I am setting up a DHCP reservation for my Raspberry Pi B+ on the wired connection. It's in another room. After setting up the reservation, I told it to reboot, and it did not get the new reservation. The reservation was for a different address than it currently has.

I tried sudo dhclient and that did not grab the new address.

I tried sudo dhclient -r and that killed the connection. Now I have to walk over to it, pull the plug, and hope it grabs a new address.

While a minor inconvenience in this case, how does one force a DHCP renew from the ssh/remote prompt/console?

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    Are you sure? You can't remain connected over ssh while the IP address is changed. Did you check your router or other DHCP server device to see if it had assigned a new lease to the RPI? – Dee Hendrick Dec 25 '15 at 5:00

The dhclient -r may work, if the DHCP server honours it and clears the lease server side.

The problem is that you did it manually and lost the connection and control of the session.

You had to do it in a script, where you released it and asked immediately for a new one.

For extra security, you would run it in the background, though I am usually do it just running a script and it works.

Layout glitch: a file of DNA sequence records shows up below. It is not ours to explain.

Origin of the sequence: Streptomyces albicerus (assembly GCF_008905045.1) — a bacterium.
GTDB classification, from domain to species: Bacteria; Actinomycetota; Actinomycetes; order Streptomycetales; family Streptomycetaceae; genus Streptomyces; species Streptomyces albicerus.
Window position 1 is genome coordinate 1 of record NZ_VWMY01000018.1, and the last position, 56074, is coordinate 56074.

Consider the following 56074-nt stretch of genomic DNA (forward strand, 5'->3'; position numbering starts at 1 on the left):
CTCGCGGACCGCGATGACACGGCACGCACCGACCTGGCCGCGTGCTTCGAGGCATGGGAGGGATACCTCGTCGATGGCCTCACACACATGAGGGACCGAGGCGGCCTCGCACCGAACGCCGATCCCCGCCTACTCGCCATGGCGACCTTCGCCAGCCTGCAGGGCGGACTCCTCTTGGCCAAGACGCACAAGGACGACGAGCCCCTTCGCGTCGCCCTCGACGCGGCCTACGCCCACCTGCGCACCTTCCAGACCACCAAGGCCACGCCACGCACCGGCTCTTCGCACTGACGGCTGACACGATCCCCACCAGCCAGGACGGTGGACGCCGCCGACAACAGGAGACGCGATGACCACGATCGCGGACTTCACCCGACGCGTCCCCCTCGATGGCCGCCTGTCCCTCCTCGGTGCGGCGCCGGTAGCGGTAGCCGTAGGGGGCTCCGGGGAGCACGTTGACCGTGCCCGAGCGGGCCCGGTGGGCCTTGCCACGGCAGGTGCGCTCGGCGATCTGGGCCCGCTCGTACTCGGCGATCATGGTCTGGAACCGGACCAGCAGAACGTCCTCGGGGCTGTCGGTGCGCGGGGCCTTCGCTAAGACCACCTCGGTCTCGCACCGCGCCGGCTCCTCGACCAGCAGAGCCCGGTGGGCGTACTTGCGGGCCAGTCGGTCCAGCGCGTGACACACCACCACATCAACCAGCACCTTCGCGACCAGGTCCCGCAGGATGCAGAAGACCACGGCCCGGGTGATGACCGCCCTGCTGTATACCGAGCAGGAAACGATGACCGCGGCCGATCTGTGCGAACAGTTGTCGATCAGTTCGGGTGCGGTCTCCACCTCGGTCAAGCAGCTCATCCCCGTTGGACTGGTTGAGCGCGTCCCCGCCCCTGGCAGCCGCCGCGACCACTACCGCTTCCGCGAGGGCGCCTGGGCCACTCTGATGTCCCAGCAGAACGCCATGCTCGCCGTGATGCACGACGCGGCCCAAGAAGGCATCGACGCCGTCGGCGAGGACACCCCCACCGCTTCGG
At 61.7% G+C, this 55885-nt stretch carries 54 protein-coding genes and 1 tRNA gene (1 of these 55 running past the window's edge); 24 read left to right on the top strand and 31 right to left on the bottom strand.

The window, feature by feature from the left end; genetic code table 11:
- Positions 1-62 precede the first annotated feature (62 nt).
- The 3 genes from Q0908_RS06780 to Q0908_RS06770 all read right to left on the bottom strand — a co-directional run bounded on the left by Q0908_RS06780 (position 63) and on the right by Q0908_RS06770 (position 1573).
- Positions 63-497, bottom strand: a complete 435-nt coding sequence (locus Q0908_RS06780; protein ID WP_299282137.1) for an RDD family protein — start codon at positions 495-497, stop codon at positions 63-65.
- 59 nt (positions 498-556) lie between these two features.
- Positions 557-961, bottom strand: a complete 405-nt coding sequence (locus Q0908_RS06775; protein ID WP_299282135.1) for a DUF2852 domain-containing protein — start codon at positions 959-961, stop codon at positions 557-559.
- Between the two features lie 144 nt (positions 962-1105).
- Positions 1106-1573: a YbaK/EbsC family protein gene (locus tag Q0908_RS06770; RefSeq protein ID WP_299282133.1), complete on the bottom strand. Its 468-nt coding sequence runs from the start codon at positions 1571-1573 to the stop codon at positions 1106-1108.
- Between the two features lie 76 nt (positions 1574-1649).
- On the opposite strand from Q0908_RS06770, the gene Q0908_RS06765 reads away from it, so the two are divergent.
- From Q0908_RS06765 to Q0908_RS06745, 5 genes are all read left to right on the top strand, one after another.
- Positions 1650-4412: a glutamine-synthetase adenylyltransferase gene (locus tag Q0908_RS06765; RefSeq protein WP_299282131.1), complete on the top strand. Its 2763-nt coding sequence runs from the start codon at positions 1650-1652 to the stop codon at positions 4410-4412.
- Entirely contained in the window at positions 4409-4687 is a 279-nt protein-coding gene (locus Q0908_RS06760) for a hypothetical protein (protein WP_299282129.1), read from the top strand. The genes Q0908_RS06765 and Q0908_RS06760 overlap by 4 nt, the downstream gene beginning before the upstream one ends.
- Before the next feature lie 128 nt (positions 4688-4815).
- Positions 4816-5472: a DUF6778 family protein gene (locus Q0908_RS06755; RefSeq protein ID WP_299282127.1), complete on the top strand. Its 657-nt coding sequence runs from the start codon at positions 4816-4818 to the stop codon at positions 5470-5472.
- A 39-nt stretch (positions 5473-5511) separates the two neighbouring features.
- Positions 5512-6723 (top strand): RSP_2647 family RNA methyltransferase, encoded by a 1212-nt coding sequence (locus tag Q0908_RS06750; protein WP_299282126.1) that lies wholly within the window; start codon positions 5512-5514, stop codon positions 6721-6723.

Something as simple as this would be enough actually.

dhclient -r
nohup dhclient &

Not getting the static IP after having an active DHCP lease is a common problem in DHCP servers, or at least in ISC-DHCPD. Unfortunately, the ISC DHCPD code gives priority to leases over static addresses.

So while the lease is not released, does not expire, or is not manually deleted in the DHCP server, you won't get the (new) static IP address, and will get instead the same address in the lease over and over.

Apparently the rationale is to keep the new DHCP requests coherent with the old IP addresses that were given to the machine, according to the following link.


  • The situation is so annoying I had to delete the oh so handy static IP lease helpdesk people "bribed" someone in my team to create in order to connect new printers and configure them completely over HTTP. Nobody was able to connect the dots and understand why they had to escalate to me tickets about new printers not obeying the static DHCP addresses that they created. – Rui F Ribeiro Dec 25 '15 at 9:07

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